Here’s what happened. First of all, the America West Dash-8 was about four hours late getting to Guaymas to pick us up. There was some sort of mechanical delay in Phoenix. Then, we dodged thunderstorms all the way to Phoenix only to find the airport closed by the weather. We held for more than an hour before diverting to Tuscon, which was totally unprepared for us. We got AW to comp us some lodging, but not before Arnie let off a little steam at a supervisor. The next morning, our flight from Tuscon to Phoenix was late departing, and I barely made my connecting flight to Orange County. Most of the guys on this trip drove, and they made it home in 1/3 the time it took me via America West. The old saying is true: “Time to spare? Go by air!”

There is some talk of diving in Honduras next year. The destination was voted on and unanimously approved over dinner, but virtually everyone at the table was drunk at the time, so who knows. Wherever we end up, I’ve no doubt it’ll be an adventure.

South of the Border…

South of the border, down Mexico way

It’s that time of year again. The annual dive trip to Mexico!

Most of the guys are driving down to San Carlos this time. Personally, I think it’s crazy to spend 16 hours driving across the featureless desert when America West offers daily (though spotty) service to nearby Guaymas. And right out of John Wayne, too! No getting up at 3 am. No fighting the congestion at LAX. No overloaded flights.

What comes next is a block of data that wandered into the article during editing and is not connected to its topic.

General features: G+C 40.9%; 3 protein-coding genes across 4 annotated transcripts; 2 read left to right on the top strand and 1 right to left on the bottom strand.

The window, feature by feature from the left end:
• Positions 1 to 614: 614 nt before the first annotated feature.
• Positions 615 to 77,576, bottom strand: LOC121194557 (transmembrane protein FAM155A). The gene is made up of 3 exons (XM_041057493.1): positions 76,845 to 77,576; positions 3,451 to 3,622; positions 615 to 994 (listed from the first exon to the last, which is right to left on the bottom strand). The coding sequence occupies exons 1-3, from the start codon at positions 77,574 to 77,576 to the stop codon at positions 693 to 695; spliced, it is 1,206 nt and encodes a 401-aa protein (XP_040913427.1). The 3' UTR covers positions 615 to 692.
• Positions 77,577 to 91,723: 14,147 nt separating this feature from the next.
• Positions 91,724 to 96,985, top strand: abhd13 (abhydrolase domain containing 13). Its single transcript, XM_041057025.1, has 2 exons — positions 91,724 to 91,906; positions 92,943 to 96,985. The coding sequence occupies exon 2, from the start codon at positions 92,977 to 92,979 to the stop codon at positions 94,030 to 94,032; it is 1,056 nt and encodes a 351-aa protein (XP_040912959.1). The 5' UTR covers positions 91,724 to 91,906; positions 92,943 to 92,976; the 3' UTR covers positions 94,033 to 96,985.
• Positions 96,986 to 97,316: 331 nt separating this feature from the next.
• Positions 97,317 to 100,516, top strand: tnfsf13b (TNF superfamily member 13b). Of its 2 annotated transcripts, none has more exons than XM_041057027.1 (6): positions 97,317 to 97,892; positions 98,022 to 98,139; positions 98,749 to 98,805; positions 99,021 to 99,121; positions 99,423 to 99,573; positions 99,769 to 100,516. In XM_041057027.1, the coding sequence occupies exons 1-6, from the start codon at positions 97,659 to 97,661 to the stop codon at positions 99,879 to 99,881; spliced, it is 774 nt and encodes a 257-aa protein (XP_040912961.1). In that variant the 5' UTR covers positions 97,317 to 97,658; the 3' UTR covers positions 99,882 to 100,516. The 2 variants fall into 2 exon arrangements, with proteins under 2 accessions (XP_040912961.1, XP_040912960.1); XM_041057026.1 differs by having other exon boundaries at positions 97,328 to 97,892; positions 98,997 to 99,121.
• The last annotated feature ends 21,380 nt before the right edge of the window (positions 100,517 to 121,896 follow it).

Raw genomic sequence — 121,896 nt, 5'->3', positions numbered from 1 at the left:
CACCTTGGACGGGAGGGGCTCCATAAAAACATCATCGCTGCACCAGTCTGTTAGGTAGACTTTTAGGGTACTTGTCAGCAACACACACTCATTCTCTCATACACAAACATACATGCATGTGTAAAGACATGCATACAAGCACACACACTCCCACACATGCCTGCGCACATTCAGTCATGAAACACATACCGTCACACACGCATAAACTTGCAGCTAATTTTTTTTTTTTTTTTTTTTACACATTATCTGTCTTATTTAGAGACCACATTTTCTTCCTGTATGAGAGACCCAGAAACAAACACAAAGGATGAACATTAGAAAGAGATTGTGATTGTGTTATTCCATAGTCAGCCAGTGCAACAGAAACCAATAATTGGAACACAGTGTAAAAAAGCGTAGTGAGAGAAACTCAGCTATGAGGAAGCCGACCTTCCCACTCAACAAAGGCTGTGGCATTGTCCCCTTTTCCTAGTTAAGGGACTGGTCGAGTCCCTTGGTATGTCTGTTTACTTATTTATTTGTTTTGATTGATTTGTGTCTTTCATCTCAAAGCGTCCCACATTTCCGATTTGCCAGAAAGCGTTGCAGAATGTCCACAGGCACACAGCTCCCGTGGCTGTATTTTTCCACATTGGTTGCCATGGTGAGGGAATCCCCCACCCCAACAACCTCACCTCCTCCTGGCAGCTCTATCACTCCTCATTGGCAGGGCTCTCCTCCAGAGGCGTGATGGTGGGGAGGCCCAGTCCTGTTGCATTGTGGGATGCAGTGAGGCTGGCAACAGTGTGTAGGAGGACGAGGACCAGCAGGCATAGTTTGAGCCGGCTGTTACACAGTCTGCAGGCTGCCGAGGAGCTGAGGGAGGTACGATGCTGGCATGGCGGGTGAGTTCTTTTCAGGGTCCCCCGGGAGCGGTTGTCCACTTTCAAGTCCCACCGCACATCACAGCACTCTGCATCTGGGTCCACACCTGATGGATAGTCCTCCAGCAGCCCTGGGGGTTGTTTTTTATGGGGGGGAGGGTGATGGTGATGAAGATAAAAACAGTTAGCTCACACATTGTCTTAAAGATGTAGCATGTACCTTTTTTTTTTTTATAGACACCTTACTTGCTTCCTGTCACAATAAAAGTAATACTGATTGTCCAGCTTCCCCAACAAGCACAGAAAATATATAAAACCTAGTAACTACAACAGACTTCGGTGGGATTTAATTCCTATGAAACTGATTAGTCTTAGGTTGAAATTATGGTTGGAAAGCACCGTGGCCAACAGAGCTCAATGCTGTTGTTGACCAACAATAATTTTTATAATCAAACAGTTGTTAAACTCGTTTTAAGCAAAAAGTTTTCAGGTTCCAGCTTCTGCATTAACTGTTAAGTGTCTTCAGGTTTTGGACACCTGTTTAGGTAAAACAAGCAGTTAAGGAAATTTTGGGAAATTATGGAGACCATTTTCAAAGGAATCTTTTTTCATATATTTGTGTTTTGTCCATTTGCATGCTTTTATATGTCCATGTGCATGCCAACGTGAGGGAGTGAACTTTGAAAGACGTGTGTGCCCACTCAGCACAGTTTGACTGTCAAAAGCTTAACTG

I don’t even have to lug my dive gear around. The guys were kind enough to stop by on their way out of town and schlep it down there with them, just as a precaution. None of us has forgotten how America West lost all our dive gear a couple of years ago.

Despite the hassles of air travel, I’m glad to be going this way. It figures that the only two people to insist on flying just happen to be pilots. Arnie and I are going to meet up in Phoenix and plan our Mexican mayhem on the flight down to Guaymas. Hopefully he’ll keep the max depth to less than 200 feet this time. Note to self: next time, get the DAN membership.

Anyway, I’m outta here! See ya next week…

La Paz Recap

I’ve been back from Mexico for a bit, but haven’t had the time to really post anything about the trip until now. Since a picture is worth a thousand words, you can get the gist of things by checking out the photos.

The trip started with an easy non-stop flight from LAX to La Paz. Normally I wouldn’t take note of the flight, but this was a pleasant change from last year’s fiasco in which all our dive gear was lost when we changed planes in Phoenix. America West eventually found the gear and got it to us in San Carlos, but since they only have one flight per day into Guaymas, we had to do our first day of diving with equipment we cobbled together from spare parts floating around the house and boat. We dove in two shifts, which worked well until the computers started going berserk because they thought the same diver was doing back-to-back dives without a surface interval. They locked up (by design), meaning we did most of our dives sans computers.
Continue reading